What we say a lot is we’re “whole-life Democrats,” that we care about and we take special interest in ensuring protection of human life from the time of conception to the time of death, which means we not only advocate for the birth of the child but we also advocate for that child to have a true chance at what we call the American Dream regardless of its parents’ socioeconomic status, regardless of where they’re from, regardless of their background.

We have a number of Democrats fighting to ensure the children that are in facilities that crossed this border illegally receive proper care. Those children are born, and they still say that that child that is born should have a good life; and I believe that because no child should suffer for the choices of their parents, and in believing that I might have a different view on how we approach it and how we ensure the children are taken care of, but one thing that we agree on is that they should be taken care of. They share the same stance, but for some reason there’s the misconception out there that prebirth children are not children.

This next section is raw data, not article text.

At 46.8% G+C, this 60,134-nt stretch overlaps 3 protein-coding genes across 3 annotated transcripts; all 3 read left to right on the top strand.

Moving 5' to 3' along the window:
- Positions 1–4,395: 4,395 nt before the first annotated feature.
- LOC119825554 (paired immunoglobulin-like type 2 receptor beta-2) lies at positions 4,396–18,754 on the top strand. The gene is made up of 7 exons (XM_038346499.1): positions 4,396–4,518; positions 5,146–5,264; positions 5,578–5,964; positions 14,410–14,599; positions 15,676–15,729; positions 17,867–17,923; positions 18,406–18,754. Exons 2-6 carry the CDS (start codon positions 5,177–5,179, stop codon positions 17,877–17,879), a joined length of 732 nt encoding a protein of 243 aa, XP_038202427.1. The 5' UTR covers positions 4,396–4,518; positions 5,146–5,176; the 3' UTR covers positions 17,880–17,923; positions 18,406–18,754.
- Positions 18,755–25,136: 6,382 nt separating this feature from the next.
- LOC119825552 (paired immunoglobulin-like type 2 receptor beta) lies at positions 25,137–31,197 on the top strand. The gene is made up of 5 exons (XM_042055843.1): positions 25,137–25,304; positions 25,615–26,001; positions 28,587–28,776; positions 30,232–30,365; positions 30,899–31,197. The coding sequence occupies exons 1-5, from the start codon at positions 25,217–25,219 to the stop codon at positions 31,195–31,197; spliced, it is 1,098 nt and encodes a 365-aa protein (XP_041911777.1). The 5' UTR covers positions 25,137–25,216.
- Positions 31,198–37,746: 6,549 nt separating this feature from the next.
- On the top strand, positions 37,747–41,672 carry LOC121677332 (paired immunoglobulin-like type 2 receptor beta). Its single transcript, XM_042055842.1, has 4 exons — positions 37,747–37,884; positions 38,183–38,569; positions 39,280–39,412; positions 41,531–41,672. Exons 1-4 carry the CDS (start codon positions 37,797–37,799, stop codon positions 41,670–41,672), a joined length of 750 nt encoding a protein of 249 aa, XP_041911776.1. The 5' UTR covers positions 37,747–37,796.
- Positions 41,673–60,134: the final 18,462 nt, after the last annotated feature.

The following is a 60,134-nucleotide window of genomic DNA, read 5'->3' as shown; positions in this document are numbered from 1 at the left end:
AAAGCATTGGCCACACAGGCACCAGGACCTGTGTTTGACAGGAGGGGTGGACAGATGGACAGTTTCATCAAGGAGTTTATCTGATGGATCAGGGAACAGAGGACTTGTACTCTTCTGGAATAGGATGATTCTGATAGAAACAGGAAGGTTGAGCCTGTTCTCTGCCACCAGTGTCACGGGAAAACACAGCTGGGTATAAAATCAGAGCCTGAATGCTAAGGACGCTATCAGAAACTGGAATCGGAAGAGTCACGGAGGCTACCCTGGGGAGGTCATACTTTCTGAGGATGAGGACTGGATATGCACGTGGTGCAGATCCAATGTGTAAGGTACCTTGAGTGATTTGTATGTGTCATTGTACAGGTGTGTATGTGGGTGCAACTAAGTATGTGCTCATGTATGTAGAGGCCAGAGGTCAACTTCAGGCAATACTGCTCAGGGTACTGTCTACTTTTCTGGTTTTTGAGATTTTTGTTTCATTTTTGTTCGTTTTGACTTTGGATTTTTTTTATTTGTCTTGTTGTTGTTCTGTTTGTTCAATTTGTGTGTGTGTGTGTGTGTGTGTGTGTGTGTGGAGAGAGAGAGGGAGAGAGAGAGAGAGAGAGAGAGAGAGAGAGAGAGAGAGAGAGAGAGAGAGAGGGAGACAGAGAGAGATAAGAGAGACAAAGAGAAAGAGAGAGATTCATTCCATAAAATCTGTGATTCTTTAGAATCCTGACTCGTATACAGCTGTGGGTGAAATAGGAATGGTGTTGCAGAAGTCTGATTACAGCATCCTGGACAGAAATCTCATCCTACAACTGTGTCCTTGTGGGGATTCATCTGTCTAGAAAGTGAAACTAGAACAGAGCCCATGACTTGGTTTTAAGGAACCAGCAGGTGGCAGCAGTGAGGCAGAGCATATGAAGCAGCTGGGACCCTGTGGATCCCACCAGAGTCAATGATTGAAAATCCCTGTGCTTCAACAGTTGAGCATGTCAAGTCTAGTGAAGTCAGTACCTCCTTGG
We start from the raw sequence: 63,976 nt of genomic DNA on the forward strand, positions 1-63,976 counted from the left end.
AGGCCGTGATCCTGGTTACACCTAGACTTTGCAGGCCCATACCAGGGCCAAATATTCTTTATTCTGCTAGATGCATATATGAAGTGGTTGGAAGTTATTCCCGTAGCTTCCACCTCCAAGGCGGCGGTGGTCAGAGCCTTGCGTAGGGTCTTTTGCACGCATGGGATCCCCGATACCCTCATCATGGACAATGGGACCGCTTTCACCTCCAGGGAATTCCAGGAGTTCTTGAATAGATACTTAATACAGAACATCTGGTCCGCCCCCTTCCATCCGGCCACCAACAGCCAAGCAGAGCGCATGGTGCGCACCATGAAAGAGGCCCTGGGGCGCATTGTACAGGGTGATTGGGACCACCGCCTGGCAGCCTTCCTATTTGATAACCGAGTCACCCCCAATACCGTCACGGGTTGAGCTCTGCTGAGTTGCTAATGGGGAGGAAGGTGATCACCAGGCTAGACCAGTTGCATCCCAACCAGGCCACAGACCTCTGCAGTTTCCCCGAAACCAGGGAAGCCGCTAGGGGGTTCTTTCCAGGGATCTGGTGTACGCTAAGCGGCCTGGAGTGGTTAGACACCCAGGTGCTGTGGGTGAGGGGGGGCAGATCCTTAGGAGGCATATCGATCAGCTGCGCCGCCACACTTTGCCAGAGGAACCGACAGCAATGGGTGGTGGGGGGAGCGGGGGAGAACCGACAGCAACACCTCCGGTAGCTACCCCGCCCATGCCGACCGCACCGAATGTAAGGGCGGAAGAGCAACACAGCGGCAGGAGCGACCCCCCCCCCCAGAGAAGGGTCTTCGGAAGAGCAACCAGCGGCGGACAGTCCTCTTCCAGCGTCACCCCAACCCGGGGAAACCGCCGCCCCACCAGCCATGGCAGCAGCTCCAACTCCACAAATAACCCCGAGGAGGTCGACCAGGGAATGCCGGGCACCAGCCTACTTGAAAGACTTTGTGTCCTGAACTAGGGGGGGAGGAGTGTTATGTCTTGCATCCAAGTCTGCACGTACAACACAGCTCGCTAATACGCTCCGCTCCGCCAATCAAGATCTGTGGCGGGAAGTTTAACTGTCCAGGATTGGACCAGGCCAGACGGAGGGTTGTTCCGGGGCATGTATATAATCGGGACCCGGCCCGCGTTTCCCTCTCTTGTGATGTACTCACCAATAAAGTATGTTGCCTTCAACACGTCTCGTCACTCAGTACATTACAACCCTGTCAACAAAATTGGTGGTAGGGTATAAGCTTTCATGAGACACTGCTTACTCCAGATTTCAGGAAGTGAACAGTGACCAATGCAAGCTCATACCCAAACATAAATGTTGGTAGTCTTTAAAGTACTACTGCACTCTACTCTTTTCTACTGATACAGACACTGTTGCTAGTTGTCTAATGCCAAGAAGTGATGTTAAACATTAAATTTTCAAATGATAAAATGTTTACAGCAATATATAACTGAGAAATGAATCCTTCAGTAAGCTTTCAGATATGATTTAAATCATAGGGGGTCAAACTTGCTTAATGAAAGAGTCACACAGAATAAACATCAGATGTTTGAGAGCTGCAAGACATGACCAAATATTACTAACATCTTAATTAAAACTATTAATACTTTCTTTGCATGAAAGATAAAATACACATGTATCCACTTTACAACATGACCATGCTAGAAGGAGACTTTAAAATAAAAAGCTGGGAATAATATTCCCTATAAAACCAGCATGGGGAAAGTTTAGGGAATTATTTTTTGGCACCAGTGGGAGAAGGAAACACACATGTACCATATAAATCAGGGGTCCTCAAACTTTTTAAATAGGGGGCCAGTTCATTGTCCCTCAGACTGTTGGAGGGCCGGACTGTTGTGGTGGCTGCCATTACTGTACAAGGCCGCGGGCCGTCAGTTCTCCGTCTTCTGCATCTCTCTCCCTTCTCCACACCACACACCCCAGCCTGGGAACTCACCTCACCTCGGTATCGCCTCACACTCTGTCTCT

In the state of Louisiana, a majority of Democrats elected to the state House and Senate are pro-life. I always say this, when people say, “Why are you a Democrat?” I say because we’re the party of the big tent, which means we don’t all think the same on all subjects, but we all can agree when we agree and respectfully disagree. There is room to be a pro-life Democrat for anyone who wants to care about the child from conception till death. 


Where do you think there might be some common ground between pro-lifers and abortion advocates?

A point of agreement should be that abortion should be safe and that women who elect to have abortions should be provided the same standard of care as others in the state who elect to have other minor procedures. If we get rid of this cloud of false information, the first thought would be this legislation, but what happens is any time legislation is passed that regulates abortion for the safety of women, those who make billions of dollars in the abortion industry come out and fight it and they put out false statements regarding what the legislation does.